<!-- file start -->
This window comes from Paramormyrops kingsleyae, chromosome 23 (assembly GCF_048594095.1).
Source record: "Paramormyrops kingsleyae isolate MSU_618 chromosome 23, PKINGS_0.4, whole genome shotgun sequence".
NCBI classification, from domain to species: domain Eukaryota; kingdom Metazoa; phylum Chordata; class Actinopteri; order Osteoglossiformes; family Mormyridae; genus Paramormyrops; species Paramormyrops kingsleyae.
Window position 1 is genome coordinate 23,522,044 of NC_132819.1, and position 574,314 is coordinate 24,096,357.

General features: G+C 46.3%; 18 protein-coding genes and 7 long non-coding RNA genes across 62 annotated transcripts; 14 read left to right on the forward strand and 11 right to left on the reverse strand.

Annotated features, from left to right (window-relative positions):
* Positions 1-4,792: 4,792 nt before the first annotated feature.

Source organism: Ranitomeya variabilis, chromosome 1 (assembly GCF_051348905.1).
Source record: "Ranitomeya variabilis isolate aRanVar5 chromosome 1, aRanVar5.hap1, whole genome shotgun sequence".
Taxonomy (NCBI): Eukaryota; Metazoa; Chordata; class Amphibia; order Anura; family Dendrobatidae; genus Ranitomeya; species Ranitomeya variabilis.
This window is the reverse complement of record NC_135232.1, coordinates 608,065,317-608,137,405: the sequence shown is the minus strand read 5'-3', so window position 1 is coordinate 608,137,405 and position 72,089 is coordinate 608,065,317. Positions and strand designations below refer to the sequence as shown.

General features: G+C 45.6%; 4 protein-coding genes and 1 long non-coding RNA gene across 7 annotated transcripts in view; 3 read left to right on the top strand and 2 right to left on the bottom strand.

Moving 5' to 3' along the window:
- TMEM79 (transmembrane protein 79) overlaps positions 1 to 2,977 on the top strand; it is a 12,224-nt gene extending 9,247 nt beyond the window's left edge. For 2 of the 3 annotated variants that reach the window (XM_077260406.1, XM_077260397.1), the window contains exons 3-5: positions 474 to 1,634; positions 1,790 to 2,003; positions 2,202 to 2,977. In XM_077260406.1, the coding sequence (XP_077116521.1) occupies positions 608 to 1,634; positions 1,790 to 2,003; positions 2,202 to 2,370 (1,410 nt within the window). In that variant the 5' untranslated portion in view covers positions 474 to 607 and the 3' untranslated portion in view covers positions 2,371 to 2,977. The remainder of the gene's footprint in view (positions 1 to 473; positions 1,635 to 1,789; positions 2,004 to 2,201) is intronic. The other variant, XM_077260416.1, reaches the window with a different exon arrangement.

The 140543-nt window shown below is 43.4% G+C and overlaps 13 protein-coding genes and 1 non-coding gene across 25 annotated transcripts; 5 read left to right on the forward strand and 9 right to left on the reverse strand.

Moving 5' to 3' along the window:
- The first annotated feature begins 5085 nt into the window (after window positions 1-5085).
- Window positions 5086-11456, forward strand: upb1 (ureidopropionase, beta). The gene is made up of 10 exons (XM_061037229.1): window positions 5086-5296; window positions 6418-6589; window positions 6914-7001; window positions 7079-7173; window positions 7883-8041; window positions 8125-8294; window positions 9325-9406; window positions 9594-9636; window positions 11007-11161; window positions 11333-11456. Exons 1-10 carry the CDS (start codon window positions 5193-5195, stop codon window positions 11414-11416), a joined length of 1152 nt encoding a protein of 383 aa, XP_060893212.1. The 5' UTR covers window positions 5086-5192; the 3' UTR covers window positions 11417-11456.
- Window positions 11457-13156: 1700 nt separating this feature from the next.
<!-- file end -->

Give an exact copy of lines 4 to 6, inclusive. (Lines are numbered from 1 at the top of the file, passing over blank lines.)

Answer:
Window position 1 is genome coordinate 23,522,044 of NC_132819.1, and position 574,314 is coordinate 24,096,357.

General features: G+C 46.3%; 18 protein-coding genes and 7 long non-coding RNA genes across 62 annotated transcripts; 14 read left to right on the forward strand and 11 right to left on the reverse strand.

Annotated features, from left to right (window-relative positions):